The Copyright Law has its influences in the French legal system that do not use the terms “fair use” or “fair dealing”, but instead “limitations to an author’s exclusive rights”. Unlike the US legal system’s concept of open-ended fair use, the limitations provided under the Copyright Law are subject to rigid application and are determined on a case-by-case basis.
|Is time, space and format shifting allowed (such as ripping music from CD to an MP3 player)?||No
Unfortunately, the Copyright Law does not allow format shifting although many laws have included it as a limitation to copyright infringement.
|Can consumers reproduce copyright material for their own use in the original format, for example for backup purposes?||No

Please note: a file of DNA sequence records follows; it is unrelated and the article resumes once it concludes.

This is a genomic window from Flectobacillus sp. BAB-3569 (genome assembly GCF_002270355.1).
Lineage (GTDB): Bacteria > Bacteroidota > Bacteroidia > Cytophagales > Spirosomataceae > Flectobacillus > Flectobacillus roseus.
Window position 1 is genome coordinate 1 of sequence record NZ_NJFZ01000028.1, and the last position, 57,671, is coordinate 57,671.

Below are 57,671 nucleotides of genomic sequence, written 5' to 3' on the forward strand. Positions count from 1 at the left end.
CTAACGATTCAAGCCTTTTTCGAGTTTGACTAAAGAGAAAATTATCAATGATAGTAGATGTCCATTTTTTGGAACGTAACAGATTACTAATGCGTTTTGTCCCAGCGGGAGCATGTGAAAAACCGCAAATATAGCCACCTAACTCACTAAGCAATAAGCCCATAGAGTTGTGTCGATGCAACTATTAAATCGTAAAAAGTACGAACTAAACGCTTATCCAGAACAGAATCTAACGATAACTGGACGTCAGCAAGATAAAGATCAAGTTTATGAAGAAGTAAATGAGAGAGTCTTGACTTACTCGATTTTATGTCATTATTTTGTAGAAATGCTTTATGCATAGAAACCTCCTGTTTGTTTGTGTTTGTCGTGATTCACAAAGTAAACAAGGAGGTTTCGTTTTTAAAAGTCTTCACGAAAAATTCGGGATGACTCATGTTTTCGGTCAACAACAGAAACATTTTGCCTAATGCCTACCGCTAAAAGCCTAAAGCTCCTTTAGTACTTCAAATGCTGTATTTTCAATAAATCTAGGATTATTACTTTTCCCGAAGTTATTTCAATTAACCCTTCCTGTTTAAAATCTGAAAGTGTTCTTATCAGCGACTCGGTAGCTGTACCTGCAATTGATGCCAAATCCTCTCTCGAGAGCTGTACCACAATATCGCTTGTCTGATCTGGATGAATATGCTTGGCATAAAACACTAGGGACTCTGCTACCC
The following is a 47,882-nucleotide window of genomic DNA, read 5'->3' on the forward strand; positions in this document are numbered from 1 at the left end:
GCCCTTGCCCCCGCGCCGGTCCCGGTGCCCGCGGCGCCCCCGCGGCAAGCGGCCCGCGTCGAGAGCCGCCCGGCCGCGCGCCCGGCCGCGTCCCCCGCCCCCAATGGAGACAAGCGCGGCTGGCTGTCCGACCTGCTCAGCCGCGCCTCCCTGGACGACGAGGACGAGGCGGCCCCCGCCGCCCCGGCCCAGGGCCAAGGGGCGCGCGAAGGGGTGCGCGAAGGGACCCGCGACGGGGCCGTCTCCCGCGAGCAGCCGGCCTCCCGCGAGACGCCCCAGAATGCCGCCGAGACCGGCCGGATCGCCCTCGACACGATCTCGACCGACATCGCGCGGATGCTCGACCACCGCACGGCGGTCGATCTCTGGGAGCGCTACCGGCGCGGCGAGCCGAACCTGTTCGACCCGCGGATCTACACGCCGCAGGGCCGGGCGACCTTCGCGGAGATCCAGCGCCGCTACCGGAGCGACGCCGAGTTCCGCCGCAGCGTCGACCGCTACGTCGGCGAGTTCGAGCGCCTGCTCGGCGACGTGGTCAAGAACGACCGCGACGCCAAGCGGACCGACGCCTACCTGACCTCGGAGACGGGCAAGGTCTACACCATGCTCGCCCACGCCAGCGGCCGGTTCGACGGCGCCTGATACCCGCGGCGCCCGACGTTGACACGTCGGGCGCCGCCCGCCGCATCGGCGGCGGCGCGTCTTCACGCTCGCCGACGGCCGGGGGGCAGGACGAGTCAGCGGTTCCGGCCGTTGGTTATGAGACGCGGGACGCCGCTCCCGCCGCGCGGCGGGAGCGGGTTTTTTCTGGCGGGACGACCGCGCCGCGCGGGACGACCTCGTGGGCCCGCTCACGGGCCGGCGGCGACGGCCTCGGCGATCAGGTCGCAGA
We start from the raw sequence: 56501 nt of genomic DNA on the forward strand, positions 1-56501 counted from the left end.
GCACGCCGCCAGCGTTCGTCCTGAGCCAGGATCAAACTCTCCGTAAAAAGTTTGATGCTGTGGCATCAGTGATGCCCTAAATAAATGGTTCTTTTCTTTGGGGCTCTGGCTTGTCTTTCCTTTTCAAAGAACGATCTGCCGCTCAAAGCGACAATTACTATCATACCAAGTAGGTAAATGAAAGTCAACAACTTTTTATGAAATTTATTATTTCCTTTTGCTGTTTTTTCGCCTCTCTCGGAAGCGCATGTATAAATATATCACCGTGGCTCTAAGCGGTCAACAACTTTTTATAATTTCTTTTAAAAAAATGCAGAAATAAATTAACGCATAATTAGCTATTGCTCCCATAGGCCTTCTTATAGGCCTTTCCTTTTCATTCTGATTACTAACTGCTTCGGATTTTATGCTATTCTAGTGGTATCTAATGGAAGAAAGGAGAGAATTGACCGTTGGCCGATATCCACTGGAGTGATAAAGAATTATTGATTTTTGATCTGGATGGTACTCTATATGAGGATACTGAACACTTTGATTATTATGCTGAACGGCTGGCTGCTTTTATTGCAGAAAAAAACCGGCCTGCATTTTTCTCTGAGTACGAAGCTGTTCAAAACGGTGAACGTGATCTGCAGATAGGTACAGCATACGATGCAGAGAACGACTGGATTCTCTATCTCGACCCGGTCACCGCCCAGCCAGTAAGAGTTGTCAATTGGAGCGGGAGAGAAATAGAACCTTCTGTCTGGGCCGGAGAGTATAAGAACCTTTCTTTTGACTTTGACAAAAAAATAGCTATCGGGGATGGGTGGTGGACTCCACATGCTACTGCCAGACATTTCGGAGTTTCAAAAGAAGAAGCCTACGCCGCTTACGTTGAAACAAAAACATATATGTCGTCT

The Copyright Law does not contain any limitations and exceptions that relate to the use of computer software, even if it was legally obtained.
|Can works be communicated to a limited public (for example, family and friends) without infringing copyright?||Yes
The Copyright Law allows reproduction of a work exclusively for private purposes without the need to obtain an authorization from the author or payment of any remuneration provided that certain conditions are satisfied.
|For Education||May students copy works for private research or study?||Yes
Under the Copyright Law, Copying is allowed in accordance with the normal practice of research and should not exceed the main purpose of critiquing, discussion, explanation, educational, cultural, religious and vocational training.